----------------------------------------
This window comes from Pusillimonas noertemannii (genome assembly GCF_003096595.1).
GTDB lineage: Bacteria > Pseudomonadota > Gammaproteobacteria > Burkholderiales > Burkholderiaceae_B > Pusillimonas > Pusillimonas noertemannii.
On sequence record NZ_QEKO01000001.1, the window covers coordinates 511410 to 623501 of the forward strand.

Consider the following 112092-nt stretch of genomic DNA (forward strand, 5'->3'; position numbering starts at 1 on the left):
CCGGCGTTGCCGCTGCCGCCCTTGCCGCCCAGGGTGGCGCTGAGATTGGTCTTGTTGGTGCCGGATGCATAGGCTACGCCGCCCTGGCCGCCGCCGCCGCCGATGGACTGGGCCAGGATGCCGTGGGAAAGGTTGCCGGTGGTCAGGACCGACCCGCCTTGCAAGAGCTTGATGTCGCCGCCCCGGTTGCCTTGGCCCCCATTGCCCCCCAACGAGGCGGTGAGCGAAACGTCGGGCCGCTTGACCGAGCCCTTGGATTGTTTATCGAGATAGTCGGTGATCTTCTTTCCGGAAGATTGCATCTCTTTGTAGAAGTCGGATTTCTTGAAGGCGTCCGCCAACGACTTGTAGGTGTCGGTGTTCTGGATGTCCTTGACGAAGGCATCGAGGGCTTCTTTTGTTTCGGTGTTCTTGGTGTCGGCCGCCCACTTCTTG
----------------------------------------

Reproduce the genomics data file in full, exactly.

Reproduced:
This window comes from Pusillimonas noertemannii (genome assembly GCF_003096595.1).
GTDB lineage: Bacteria > Pseudomonadota > Gammaproteobacteria > Burkholderiales > Burkholderiaceae_B > Pusillimonas > Pusillimonas noertemannii.
On sequence record NZ_QEKO01000001.1, the window covers coordinates 511410 to 623501 of the forward strand.

Consider the following 112092-nt stretch of genomic DNA (forward strand, 5'->3'; position numbering starts at 1 on the left):
CCGGCGTTGCCGCTGCCGCCCTTGCCGCCCAGGGTGGCGCTGAGATTGGTCTTGTTGGTGCCGGATGCATAGGCTACGCCGCCCTGGCCGCCGCCGCCGCCGATGGACTGGGCCAGGATGCCGTGGGAAAGGTTGCCGGTGGTCAGGACCGACCCGCCTTGCAAGAGCTTGATGTCGCCGCCCCGGTTGCCTTGGCCCCCATTGCCCCCCAACGAGGCGGTGAGCGAAACGTCGGGCCGCTTGACCGAGCCCTTGGATTGTTTATCGAGATAGTCGGTGATCTTCTTTCCGGAAGATTGCATCTCTTTGTAGAAGTCGGATTTCTTGAAGGCGTCCGCCAACGACTTGTAGGTGTCGGTGTTCTGGATGTCCTTGACGAAGGCATCGAGGGCTTCTTTTGTTTCGGTGTTCTTGGTGTCGGCCGCCCACTTCTTG